You might notice that a lot of bridges in this area were built in 1913, an example being the Callender Road Bridge. This is due to a really bad flood that occurred in this area in 1913 and washed away some of the bridges requiring that new ones be constructed.
This bridge was built by the Massillon Bridge and Structural Company, which for much of its history was simply called the Massillon Bridge Company. The bridge is an eight panel Pratt through truss bridge with riveted connections. Original railings do not remain on the bridge and modern railings are present on the structure. The portal bracing is a lattice structure, and v-lacing is present on the verticals, sway bracing, and under the top chord / endposts. The bridge is supported by concrete abutments.
This historic bridge has been preserved through a rehabilitation project and remains in good condition today, providing a safe and functional vehicular crossing. Ashtabula County now needs to continue this trend and preserve more of its metal truss bridges, instead of demolishing them like they are currently planning. The fact that this bridge was rehabilitated proves that they can do it to the other bridges.
Information and Findings From Ohio's Historic Bridge Inventory
The bridge carries a 1 lane road over a stream in a sparsely developed, rural setting.
The 1 span, 168'-long rivet-connected Pratt thru truss bridge is supported on concrete abutments. It is traditionally composed of built-up members with toe-out channels with cover plate and lacing for the chords and end posts; back-to-back angles with lacing or channels for the verticals and diagonals; and back-to-back angles with battens for the lower chords. The bridge has lattice portals with builders plaque.
Rehabilitated in 2000. Fiberglass deck; strengthening of some members (e.g. adding angle section to lower chords); and some replacement of rivets with high-strength bolts.
Summary of Significance
The 1913 rivet-connected Pratt thru truss bridge is one of four extant examples of the design in the county that were placed to replace ones lost in a flood. All were placed in 1913, which makes them among the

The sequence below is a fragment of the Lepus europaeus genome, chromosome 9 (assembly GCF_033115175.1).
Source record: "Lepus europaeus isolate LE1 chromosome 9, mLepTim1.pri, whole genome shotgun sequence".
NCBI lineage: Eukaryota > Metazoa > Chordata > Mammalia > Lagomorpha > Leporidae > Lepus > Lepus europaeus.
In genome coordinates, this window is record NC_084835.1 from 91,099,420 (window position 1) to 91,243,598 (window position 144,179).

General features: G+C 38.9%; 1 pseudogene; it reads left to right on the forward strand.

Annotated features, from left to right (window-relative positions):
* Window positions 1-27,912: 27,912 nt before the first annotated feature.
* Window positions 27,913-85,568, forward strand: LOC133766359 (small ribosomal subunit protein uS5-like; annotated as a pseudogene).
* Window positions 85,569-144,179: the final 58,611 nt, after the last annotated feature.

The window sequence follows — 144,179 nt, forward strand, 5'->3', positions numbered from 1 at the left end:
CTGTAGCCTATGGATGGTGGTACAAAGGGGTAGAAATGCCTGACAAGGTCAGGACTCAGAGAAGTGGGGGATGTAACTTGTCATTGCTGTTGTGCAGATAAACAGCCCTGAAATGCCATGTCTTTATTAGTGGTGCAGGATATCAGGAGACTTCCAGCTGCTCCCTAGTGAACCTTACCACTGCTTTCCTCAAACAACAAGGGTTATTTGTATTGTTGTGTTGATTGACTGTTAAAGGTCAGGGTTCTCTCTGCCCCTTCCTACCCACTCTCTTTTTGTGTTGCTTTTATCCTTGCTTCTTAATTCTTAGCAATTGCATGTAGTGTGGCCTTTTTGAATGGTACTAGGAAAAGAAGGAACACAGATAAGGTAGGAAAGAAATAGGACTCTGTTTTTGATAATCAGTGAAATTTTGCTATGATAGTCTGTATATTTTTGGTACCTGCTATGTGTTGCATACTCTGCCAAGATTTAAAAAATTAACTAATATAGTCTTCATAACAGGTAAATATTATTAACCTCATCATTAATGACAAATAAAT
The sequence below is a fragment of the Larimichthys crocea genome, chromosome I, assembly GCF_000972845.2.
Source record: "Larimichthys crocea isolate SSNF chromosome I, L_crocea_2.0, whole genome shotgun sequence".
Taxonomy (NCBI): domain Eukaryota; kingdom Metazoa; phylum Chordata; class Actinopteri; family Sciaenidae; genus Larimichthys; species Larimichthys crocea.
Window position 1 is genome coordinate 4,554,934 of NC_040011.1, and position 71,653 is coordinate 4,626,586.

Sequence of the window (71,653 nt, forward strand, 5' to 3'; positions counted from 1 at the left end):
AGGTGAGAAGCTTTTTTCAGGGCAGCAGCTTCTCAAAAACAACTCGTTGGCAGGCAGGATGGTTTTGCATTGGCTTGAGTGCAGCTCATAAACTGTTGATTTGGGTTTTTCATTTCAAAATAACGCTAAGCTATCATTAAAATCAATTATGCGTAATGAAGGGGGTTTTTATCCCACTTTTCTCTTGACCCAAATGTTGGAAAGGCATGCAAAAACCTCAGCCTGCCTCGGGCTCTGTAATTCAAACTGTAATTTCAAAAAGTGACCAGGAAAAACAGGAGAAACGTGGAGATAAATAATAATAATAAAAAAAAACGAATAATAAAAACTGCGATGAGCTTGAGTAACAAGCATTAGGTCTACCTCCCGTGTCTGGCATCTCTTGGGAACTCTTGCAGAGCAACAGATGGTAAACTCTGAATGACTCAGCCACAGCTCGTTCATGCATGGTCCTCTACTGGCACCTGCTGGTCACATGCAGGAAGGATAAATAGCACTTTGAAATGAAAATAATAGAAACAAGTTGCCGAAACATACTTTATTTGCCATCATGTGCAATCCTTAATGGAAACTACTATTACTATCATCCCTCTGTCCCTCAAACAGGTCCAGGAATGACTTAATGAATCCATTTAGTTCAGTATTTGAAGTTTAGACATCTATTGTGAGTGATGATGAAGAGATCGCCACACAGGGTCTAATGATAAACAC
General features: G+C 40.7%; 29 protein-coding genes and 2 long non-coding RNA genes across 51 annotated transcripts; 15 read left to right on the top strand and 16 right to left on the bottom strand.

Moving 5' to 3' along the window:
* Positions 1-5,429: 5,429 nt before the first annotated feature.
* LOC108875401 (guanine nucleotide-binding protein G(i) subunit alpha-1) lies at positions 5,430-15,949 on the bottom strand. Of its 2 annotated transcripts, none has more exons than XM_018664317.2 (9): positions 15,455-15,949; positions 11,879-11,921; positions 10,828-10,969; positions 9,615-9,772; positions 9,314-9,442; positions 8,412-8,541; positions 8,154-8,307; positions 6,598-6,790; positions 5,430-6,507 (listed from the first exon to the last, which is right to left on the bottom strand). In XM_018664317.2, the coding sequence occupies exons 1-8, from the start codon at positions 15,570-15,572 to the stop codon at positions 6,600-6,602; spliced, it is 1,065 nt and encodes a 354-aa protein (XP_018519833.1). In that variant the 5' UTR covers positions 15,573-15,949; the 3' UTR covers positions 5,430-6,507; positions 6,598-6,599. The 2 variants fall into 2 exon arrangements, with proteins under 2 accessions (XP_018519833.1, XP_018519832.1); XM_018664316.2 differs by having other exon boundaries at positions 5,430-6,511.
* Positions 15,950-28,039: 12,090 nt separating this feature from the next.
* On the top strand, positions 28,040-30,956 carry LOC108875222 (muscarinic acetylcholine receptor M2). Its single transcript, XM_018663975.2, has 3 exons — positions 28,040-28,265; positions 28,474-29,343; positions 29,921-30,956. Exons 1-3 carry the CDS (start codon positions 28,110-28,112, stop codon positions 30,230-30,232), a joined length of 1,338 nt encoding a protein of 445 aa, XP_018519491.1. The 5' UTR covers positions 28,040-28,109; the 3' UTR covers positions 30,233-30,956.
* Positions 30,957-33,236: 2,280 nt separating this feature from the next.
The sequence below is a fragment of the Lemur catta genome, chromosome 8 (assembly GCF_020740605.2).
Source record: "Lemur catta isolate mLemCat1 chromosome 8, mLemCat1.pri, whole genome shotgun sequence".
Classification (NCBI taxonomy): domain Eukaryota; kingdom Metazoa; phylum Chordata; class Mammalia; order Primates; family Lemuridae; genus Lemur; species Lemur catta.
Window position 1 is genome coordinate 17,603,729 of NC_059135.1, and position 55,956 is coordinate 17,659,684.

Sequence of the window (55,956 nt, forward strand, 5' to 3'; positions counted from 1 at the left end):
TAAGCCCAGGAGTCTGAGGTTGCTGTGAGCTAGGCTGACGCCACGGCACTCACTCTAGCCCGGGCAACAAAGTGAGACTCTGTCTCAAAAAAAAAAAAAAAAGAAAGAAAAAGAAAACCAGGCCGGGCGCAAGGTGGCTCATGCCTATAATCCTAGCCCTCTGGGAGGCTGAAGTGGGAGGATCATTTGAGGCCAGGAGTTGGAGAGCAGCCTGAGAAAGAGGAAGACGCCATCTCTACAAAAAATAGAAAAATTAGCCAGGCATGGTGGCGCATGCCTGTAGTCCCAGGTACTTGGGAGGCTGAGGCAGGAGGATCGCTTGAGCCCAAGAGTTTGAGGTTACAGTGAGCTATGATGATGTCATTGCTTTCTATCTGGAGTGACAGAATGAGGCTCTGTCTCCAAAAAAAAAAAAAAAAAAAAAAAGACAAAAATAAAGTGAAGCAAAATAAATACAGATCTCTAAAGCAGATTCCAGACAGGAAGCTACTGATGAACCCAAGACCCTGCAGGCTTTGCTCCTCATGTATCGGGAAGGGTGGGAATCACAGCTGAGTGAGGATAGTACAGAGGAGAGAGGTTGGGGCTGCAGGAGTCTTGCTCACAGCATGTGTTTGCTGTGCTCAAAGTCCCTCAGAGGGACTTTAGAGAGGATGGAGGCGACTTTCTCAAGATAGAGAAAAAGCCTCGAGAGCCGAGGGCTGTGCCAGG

earliest in the state. Why there are so few riveted through truss bridges in Ohio, when the technology to do field riveting was common by 1900, is not known. The four in the county are determined to be technologically significant
because they are early examples within the Ohio context. It is representative of the standard, riveted, Pratt thru-truss type/design that was popular on Ohio's roads from about 1900 to 1940. The truss superstructure is complete with
the exception of some loss of fabric from corrosion. The Massillon Bridge & Structural Iron Company of Massillon, Ohio, was one of the many Ohio bridge-fabricating companies that served the regional market in steel highway bridges
during the early 20th century. Its designs of this period are not distinctive in and of themselves but reflect the increasing standardization of detail that was the hallmark of rivet-connected highway truss type/design.
The bridge is one of over 40 extant riveted thru truss bridges of all designs built between 1904 and 1959. This example is representative of the population and has moderate significance. There are also many riveted thru truss bridges servicing the many rail lines in the state.
Bridge Considered Historic By Survey: Yes
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